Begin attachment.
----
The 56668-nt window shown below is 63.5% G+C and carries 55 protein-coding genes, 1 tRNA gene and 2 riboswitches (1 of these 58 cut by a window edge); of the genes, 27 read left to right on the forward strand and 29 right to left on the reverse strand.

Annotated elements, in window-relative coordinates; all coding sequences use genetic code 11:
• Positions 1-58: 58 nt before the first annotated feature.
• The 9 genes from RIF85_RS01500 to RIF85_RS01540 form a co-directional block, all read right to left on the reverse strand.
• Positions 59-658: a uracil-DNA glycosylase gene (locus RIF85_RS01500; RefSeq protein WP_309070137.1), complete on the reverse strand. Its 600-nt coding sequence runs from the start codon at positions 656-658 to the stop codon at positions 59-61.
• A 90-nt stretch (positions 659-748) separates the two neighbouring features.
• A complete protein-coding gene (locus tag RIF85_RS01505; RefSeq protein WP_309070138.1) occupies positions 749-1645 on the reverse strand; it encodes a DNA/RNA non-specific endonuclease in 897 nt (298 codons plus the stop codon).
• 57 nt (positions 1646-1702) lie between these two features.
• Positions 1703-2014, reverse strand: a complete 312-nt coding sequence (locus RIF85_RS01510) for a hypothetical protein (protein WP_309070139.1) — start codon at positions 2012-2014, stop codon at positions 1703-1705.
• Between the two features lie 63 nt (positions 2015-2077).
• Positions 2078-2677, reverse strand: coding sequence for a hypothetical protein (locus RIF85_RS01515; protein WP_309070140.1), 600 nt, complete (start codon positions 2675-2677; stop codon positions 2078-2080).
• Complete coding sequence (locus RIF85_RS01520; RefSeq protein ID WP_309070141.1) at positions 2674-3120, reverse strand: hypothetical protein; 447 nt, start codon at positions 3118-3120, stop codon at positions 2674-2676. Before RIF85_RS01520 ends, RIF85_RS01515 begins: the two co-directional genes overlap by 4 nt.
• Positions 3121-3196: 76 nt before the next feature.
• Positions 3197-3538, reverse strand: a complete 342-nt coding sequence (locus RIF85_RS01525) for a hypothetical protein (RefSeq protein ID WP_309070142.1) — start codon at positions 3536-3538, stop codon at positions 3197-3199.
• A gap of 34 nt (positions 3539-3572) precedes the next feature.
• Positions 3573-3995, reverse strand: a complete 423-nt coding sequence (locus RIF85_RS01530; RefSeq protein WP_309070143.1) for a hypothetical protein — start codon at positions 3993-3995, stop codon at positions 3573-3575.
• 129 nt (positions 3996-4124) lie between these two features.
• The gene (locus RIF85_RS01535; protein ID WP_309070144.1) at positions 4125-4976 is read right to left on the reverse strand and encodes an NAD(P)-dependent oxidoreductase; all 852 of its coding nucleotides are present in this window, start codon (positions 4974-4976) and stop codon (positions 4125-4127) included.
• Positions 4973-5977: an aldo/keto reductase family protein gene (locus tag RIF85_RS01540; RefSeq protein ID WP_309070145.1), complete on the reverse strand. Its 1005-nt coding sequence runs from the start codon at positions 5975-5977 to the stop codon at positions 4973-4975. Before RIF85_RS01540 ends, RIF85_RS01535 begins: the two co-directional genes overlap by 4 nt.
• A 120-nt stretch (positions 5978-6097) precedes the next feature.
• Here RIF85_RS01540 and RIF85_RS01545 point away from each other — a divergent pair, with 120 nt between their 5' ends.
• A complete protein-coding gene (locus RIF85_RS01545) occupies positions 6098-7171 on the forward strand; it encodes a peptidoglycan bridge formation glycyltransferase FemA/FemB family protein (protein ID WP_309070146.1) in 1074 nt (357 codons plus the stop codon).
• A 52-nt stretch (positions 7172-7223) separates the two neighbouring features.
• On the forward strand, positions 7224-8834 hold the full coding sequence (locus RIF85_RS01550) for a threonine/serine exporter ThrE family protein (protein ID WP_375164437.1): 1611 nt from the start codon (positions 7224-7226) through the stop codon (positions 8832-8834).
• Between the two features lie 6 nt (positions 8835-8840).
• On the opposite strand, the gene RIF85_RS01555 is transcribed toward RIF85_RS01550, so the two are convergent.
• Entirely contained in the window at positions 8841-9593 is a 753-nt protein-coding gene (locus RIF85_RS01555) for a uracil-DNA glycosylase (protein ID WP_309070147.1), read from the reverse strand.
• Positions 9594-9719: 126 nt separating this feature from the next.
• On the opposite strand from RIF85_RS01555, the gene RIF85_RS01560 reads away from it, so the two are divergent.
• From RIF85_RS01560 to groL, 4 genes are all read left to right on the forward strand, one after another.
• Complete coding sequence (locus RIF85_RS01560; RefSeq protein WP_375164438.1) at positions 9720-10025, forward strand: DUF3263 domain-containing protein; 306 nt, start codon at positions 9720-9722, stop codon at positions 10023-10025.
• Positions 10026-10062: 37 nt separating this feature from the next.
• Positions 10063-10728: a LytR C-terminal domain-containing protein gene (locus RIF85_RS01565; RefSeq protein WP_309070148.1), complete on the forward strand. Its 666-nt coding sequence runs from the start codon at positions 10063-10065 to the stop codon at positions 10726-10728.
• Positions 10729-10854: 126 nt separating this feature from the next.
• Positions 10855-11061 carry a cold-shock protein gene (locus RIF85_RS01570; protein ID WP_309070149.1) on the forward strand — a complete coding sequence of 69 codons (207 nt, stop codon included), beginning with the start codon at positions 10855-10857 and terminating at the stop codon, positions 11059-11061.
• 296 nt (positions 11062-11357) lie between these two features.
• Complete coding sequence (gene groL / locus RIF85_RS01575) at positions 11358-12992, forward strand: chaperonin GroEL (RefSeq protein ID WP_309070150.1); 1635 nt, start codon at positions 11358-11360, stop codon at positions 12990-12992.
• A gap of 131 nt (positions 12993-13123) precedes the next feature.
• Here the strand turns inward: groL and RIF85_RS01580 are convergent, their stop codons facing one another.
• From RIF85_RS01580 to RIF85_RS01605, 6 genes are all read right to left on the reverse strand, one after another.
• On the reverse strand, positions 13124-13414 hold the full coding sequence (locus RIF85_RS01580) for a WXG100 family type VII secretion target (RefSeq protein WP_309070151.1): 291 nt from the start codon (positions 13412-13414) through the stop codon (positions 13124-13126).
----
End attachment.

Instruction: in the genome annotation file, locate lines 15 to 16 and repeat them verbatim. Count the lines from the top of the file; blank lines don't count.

• A gap of 34 nt (positions 3539-3572) precedes the next feature.
• Positions 3573-3995, reverse strand: a complete 423-nt coding sequence (locus RIF85_RS01530; RefSeq protein WP_309070143.1) for a hypothetical protein — start codon at positions 3993-3995, stop codon at positions 3573-3575.